However, this account cannot carry over to the embedded verb 
in (3), where the imperfective form of the lexical verb carries two 
agreement affixes. The prefix carries person and gender, and the 
suffix carries number and gender. Moreover, the suffix shows up 
only when the subject precedes the verb (3). Thus, (3) shows that we 

Benmamoun: The status oiagiceincnt and the agreement projection in Arabic 


are not dealing with one agreement affix but rather with two affixes 
that happen to overlap in the feature gender. In other words, 
number and person agreement do not necessarily belong to the same 
morpheme, but rather constitute two independent morphemes. A 
plausible representation could be as shown in (5). 






Further support for this conclusion comes from copular con- 
structions. In Standard Arabic (and in fact in all the dialects that I 
know of, including Moroccan Arabic), the element corresponding to 
the verb be in the present tense is realized as a pronominal. I follow 
Eid (1991) and refer to this element as a pronoun copula. The use of 
this term is for purely descriptive purposes. For detailed analyses of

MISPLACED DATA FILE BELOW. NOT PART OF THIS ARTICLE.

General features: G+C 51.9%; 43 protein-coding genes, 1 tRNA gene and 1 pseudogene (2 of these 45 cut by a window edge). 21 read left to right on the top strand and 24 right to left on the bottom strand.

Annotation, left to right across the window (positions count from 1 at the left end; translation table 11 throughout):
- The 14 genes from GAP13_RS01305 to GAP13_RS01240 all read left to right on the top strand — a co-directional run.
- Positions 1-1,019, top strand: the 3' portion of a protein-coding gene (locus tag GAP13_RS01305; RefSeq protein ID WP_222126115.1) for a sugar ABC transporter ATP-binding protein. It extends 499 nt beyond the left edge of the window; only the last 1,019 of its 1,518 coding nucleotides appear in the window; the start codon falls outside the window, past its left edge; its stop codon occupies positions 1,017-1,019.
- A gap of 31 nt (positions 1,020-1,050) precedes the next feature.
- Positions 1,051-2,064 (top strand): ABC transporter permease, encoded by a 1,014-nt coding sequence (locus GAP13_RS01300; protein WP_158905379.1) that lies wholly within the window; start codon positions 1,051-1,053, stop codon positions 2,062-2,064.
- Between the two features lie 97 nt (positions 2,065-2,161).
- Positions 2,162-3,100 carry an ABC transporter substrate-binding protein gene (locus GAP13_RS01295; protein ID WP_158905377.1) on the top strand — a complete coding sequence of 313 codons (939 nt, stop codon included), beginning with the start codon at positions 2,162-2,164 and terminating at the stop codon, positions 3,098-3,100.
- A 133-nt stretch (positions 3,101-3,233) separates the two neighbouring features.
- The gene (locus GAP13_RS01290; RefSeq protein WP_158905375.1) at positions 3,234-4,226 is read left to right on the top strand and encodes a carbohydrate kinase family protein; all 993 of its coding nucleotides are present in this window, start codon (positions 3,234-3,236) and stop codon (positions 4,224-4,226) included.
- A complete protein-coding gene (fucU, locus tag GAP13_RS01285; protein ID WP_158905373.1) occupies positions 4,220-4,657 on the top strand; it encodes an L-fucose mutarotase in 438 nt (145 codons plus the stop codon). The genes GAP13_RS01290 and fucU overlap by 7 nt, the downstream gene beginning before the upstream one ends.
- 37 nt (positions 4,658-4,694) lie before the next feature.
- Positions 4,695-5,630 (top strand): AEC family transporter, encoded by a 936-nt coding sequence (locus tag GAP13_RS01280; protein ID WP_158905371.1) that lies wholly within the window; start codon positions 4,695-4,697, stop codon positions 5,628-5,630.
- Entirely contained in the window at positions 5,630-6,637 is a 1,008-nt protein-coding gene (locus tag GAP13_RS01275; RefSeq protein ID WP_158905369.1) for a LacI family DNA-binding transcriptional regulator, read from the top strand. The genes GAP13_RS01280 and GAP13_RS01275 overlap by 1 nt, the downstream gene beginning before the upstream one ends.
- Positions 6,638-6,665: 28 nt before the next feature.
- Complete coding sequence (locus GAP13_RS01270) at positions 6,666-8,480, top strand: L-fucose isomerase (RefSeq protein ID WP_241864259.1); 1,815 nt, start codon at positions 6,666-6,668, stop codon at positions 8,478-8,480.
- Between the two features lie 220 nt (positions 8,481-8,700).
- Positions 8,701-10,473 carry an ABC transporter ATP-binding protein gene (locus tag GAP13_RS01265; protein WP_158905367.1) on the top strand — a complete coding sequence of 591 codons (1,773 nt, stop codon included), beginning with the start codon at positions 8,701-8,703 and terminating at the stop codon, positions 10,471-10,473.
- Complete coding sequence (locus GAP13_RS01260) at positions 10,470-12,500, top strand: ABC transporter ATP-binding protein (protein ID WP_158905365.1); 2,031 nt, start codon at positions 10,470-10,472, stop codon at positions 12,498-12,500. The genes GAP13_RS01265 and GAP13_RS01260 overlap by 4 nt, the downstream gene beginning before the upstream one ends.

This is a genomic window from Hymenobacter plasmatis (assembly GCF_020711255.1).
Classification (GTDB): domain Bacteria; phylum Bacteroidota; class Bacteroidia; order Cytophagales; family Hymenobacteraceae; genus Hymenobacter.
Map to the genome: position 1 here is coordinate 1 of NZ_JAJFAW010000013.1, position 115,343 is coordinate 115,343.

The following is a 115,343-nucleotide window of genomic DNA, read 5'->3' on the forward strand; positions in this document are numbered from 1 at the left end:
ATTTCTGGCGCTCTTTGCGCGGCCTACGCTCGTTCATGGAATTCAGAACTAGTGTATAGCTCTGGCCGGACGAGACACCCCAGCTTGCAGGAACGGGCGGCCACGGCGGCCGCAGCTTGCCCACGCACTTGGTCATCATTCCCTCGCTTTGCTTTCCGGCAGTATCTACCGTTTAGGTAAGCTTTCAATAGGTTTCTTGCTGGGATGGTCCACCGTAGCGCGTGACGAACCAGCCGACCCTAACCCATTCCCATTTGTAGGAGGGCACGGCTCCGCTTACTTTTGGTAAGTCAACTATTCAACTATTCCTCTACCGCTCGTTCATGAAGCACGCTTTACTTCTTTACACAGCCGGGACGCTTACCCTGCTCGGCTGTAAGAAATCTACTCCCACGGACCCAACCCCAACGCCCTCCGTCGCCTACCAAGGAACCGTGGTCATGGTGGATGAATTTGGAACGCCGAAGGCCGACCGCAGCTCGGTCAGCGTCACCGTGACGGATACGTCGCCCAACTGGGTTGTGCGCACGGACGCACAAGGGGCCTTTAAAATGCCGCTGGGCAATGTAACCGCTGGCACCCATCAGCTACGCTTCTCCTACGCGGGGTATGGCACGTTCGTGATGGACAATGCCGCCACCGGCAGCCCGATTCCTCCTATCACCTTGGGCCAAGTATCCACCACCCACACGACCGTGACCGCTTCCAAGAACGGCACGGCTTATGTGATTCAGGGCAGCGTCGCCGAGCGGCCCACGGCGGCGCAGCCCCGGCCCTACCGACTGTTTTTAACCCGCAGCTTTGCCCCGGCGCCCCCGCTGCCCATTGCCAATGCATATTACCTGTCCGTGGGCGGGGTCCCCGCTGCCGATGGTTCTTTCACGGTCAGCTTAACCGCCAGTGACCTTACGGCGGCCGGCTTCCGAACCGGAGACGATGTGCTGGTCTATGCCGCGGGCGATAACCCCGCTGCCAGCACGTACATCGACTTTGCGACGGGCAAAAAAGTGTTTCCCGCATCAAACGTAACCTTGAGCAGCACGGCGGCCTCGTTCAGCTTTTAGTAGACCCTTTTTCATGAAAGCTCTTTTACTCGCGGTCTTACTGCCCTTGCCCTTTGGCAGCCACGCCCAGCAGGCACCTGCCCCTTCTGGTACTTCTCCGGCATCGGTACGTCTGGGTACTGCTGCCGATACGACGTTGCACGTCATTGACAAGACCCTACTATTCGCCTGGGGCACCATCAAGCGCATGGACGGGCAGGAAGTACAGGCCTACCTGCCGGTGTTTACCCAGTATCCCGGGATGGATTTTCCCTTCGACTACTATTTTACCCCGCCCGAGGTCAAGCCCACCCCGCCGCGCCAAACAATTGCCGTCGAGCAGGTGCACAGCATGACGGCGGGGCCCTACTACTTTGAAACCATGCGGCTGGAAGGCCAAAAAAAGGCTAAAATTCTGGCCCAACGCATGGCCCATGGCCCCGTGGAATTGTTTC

this element in Arabic the reader is referred to the important work 
of Eid (1991), who, as far as I know, was the first to point out the 
interesting agreement patterns in (6). The examples are from 
Moroccan Arabic (disregarding phonological details). 

(6) a. Omar huwa mul d-dar 

Omar 3MS owner the-house 
'Omar is the owner of the house.' 

b. Salmaa hiya mulat d-dar 
Salmaa 3FS owner-F the-house 
'Salmaa is the owner of the house.' 

c. Omar wa Sami hum mmalin d-dar 
Omar and Sami 3MP owners the-house 
'Omar and Sami are the owners of the house.' 

Confining our attention to the agreement features on the 
pronominal copula, notice that in (6) the copula apparently agrees 
with the subject in person, gender, and number. However, it is easy 
to show that agreement in person in the above examples is not with 
the subject but is a default feature on the copula. In (7), where the 
subject is a first or second person pronoun, the copula agrees with 
the subject only in gender and number; the person marking remains 
the same as in (6), viz. third person. There is no agreement in person 
as shown by the ungrammaticality of (8): 

(7) a. 7anaa huwa mul d-dar 

I-IS 3MS owner the-house 
'I am the owner of the house.' 
b. Vanti hiya mulat d-dar 

Y0U-2FS 3FS owner-F the-house 
'You are the owner of the house.' 

(8) a. *7anaa 7anaa mul d-dar 

I-IS IS owner the-house 

'I am the owner of the house.' 

64 Studies in the Linguistic Sciences 23:1 (Spring 1993) 

b. *7anti 7anti inulat d-dar 

You-2FS 2FS owner-F the-house 
'You are the owner of the house.' 

The same agreement facts obtain with participial predicates, 
which agree with the subject in number and gender only: 

(9) a. kaan-a 7al-7atfaal-u naa7im-iin 

was-3SM the-children-Nom sleep-PM-Acc